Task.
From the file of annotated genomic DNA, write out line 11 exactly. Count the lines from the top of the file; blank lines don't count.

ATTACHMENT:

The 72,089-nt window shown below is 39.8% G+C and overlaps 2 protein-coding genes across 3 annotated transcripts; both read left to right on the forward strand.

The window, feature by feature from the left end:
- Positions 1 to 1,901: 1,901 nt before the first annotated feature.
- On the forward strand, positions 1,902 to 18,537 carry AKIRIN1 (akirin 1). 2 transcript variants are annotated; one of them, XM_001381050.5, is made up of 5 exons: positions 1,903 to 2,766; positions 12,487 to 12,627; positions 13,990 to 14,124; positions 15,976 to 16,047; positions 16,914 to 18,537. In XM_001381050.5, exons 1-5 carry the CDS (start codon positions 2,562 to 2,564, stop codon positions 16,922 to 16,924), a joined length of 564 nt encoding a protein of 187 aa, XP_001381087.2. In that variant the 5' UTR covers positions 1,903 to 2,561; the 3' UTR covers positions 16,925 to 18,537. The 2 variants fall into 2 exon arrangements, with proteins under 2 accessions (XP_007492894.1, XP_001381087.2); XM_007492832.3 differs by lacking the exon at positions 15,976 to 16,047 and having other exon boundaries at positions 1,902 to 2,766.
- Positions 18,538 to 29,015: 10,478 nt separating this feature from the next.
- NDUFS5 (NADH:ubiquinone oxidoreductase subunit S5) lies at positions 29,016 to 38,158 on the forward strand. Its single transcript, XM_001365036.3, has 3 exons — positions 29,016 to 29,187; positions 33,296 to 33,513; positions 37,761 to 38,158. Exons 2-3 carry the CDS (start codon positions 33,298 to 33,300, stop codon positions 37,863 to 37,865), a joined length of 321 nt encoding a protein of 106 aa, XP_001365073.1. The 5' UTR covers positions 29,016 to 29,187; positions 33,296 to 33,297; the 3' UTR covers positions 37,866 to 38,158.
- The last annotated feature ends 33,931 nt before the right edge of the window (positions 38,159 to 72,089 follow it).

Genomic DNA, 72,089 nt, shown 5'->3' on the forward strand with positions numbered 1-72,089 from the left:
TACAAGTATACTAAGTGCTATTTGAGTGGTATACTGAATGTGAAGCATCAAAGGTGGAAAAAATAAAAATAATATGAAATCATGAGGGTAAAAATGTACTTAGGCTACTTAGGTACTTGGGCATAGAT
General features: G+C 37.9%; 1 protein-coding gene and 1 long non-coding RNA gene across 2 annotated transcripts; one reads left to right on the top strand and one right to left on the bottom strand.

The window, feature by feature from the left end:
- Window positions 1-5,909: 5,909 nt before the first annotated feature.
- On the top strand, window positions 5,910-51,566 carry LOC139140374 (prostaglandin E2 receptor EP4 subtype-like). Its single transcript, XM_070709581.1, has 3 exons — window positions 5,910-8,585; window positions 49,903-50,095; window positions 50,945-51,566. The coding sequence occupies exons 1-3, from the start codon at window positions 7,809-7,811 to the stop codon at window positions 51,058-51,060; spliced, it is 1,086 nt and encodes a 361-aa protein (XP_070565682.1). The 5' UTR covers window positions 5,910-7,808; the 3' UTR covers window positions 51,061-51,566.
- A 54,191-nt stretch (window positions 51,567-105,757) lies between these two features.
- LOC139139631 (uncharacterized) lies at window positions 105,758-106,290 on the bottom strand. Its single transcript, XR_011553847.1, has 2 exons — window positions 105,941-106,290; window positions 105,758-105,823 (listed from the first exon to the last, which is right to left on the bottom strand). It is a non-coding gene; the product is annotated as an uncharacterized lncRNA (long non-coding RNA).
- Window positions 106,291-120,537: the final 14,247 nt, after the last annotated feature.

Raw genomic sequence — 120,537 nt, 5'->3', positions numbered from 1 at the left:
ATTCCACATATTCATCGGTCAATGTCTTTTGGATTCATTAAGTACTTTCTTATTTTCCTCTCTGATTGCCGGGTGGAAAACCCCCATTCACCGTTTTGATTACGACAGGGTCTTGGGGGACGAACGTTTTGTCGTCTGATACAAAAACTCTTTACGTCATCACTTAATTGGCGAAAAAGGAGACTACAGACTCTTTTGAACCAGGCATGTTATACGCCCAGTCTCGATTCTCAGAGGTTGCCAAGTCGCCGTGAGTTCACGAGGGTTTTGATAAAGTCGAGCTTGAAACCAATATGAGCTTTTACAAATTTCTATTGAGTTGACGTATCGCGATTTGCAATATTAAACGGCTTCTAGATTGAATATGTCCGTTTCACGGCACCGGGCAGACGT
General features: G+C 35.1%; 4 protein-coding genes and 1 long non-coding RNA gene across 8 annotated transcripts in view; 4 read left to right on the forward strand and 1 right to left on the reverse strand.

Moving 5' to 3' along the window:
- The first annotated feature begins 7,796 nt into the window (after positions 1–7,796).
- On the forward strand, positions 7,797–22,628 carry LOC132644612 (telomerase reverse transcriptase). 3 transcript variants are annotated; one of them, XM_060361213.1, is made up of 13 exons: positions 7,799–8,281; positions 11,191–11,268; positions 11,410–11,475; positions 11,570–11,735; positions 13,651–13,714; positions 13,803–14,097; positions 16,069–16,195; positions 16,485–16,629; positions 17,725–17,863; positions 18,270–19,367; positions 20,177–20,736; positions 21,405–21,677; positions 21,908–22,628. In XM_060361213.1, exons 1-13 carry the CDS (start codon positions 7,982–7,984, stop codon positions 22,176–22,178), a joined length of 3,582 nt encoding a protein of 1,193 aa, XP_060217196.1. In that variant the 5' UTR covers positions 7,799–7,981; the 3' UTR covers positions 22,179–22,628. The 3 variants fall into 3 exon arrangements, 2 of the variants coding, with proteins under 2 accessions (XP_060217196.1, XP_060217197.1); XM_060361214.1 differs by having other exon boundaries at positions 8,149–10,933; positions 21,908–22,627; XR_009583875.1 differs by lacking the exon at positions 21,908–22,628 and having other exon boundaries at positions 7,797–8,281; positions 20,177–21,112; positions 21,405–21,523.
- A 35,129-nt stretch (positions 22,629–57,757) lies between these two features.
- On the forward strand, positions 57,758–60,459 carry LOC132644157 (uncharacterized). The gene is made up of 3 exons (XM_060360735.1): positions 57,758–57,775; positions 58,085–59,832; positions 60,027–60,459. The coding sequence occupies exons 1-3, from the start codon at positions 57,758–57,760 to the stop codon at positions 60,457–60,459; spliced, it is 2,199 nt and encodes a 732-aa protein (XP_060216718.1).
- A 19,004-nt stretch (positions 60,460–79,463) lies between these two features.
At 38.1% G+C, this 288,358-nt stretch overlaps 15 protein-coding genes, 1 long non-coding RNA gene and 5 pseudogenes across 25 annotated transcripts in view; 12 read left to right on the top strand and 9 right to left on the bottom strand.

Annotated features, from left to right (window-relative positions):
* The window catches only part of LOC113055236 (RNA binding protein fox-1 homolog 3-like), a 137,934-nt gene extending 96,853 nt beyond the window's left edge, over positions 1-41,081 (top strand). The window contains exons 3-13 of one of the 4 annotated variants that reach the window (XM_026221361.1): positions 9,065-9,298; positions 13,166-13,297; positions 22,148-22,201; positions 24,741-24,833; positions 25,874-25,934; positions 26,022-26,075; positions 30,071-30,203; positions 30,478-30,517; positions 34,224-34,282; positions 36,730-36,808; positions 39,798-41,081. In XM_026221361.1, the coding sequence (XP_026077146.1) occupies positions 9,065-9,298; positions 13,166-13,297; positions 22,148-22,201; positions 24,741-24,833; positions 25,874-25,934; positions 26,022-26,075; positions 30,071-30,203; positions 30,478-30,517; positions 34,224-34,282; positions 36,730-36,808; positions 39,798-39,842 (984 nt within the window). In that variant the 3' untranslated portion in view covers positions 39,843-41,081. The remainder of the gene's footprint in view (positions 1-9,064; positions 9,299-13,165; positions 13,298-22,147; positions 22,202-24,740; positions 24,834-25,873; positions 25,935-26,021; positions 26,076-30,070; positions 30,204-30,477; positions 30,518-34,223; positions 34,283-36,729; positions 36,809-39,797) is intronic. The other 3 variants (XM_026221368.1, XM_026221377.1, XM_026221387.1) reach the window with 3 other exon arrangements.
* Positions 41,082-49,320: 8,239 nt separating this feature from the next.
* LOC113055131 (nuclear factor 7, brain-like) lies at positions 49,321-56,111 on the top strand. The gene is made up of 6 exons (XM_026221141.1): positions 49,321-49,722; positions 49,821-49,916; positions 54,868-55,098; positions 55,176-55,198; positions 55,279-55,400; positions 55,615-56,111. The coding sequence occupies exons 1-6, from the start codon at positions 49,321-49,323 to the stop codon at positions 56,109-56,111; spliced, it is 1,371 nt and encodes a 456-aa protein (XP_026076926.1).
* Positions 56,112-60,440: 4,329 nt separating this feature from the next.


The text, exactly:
The window, feature by feature from the left end: